By Lis Lewis
You’ve seen good shows and bad. What makes one work when another doesn’t? Assuming that the songs and the musicianship are up to snuff, there are some other elements that can invigorate your stage show. What makes a good set? What should the order of the songs be? What is the purpose of talking between songs and do you really have to do it?
The point of your live show is to take the audience on an emotional journey. Every word, action and sound should move the show forward drawing the audience into your life. When you play live, you can talk, you can move, you can interact with them. Your personal reaction to the songs, to the musicians and to the things that happen during your set, allow the audience to get to know you. The less spontaneous you are on stage, the less likely your audience will be to connect to you. They could have stayed home and listened to the CD.
Talking Between Songs
Imagine this: you’re at a club and a band you haven’t seen before comes onstage. They play through their entire set without saying a word. Or here’s another possibility: the singer starts talking as soon as they hit the stage; “Don’t forget to tip your waitress” or “How you all doing out there?” or “This next song is called…” Neither of these two approaches gives the audience insight into the personality of the singer. The latter might work for a Top-40 band whose job is to sell drinks, but if you’re an artist with original material, this kind of talking is generic and meaningless. You don’t need to pander to the audience; you aren’t one of them. After all, you’re onstage in the light while they’re out there in the dark watching. Don’t hide behind empty chatter. Speak when you have something to say that will reveal your character to them.
Here’s a rough outline for when and what to say between songs. Don’t talk until the third song. Just rip through the first two songs without stopping. For the third song pick one that you feel a special connection to and tell a story about it. It can be about why you like the song, why you wrote it, or a story that sets the mood for the song. Give yourself an outline of what points need to be said in what order. For instance, let’s say you are going to talk before a song that you wrote about a high school romance. There was a girl who you had a crush on for the whole of your junior year. Tell how you watched her in the hall, your friends teased you about her and you finally got up the nerve to ask her out. When she said yes you were so elated that you wrote this song. Try to organize your thoughts so you tell the story in the right order but don’t memorize the exact words. Be specific and give details that everyone can relate to it.
A set is like a play with a beginning, middle and an end. It should have highs and lows, sweetness and sadness. It should develop and evolve. Usually you start on a high note – up-tempo – with a song that is the epitome of your band; right away we get an idea of what we’re going to be hearing and the style of the material. Also the song should be accessible – the chorus should have a good strong hook and a melody the listener could walk away singing. Your audience doesn’t know you yet and you want to give them an easy way into your concept so they can appreciate and relate to the band. Then you can get a little more complex, maybe a darker mood or more complicated melody. Once the audience starts to know who you are you can take them down to a ballad. You should only have one or two ballads in a 45-minute set. After a deep ballad (meaning very slow or lyrically dark) work your way back out gradually to something a little lighter; you might do a medium tempo song or something with a laid back groove. Then you can go more up-tempo again with something driving. Don’t put one song after another that is in the same key or has the same tempo because your songs will sound the same. The set should have variety and flow, as you lead your audience through all the emotions the songs depict.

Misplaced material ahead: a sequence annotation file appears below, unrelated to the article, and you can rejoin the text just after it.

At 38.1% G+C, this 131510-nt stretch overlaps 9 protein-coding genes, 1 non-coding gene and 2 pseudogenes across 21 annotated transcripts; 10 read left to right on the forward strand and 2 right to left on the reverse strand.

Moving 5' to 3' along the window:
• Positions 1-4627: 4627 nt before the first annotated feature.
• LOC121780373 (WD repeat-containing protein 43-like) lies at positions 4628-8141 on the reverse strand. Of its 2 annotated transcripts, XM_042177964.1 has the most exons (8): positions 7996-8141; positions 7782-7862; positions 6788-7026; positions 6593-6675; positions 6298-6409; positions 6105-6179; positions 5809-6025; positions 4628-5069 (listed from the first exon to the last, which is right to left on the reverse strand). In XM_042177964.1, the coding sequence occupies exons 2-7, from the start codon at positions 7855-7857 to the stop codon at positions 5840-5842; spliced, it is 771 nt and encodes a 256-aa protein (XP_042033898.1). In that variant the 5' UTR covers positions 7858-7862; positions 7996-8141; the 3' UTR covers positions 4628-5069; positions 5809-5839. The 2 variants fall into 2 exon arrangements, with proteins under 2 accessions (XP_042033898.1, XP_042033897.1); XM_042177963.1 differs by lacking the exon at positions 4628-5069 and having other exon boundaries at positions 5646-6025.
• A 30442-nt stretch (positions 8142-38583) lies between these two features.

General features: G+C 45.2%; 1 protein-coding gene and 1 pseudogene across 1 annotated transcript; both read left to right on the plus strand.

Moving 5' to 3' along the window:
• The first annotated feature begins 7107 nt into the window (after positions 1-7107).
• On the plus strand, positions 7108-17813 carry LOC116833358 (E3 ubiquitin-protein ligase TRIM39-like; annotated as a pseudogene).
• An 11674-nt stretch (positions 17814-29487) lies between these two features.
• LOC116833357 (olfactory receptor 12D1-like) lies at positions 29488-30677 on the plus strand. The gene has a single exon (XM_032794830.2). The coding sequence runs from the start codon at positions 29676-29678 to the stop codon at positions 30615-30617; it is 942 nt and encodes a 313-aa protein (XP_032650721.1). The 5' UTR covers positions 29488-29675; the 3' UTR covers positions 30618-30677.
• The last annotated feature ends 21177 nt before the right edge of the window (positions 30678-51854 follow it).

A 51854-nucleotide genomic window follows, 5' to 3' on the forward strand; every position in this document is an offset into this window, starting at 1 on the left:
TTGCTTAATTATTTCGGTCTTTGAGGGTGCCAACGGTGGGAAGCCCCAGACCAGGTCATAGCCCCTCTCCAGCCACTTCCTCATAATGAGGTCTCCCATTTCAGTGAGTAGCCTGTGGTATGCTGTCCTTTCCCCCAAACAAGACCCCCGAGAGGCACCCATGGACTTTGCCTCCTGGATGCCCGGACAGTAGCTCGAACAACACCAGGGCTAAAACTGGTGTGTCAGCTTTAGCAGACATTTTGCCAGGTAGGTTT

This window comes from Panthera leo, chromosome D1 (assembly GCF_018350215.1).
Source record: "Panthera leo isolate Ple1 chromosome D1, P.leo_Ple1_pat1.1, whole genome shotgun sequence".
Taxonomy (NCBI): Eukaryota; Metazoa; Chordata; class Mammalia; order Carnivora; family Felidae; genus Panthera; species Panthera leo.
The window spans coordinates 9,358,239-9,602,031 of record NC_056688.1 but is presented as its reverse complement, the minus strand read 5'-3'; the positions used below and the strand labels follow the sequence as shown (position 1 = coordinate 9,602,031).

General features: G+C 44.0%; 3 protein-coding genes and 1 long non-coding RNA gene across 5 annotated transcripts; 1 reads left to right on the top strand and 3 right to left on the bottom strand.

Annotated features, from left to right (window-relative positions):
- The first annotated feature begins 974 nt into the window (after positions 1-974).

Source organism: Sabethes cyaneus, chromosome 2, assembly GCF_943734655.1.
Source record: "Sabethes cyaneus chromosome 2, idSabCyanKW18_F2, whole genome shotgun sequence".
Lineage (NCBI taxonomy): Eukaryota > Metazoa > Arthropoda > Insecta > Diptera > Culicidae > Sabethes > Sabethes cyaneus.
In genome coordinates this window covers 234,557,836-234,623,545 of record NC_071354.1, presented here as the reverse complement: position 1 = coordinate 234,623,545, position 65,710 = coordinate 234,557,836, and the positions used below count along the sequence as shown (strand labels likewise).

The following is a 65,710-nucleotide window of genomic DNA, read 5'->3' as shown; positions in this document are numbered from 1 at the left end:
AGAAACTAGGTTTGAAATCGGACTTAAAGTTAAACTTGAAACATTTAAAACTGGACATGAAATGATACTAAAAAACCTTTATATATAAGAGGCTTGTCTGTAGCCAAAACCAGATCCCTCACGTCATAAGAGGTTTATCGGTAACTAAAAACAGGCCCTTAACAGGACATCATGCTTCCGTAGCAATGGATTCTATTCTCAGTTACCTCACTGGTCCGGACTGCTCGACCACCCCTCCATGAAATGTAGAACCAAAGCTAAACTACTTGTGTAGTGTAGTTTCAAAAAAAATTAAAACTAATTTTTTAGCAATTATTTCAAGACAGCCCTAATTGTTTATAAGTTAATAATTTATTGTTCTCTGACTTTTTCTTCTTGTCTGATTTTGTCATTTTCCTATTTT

Mean What You Sing
The most important element of a great show is the charisma of the lead singer. You could stand stock-still and if you convey the strength of your conviction and the intensity of the meaning of the song, your audience will respond. By adding movement, inspired interaction and a well-planned set list you will only enhance the show.
There’s no one way to create the perfect set. The rules are to be broken when your artistic sense says you must, but they are a good starting point. They can help you approach your set knowing that every moment on stage has to be part of your artistic picture. When your music, your charisma, your maintained intensity and fidelity to your artistic vision are paced properly, you will know it. Your audience will know it. And there’s no better feeling in the universe.
Lis Lewis is a voice teacher and performance coach in Los Angeles, CA. She has been training recording artists for over 30 years. Learn more about her private voice lessons. She has also coached celebrities including: Miguel, Rihanna, Iggy Azalea, Bryson Tiller, Demi Lovato, and more. Lis is also the author of the books, “The Singers First Aid Kit” and “The Pop Singers Warm-Up Kit” both published by Hal Leonard.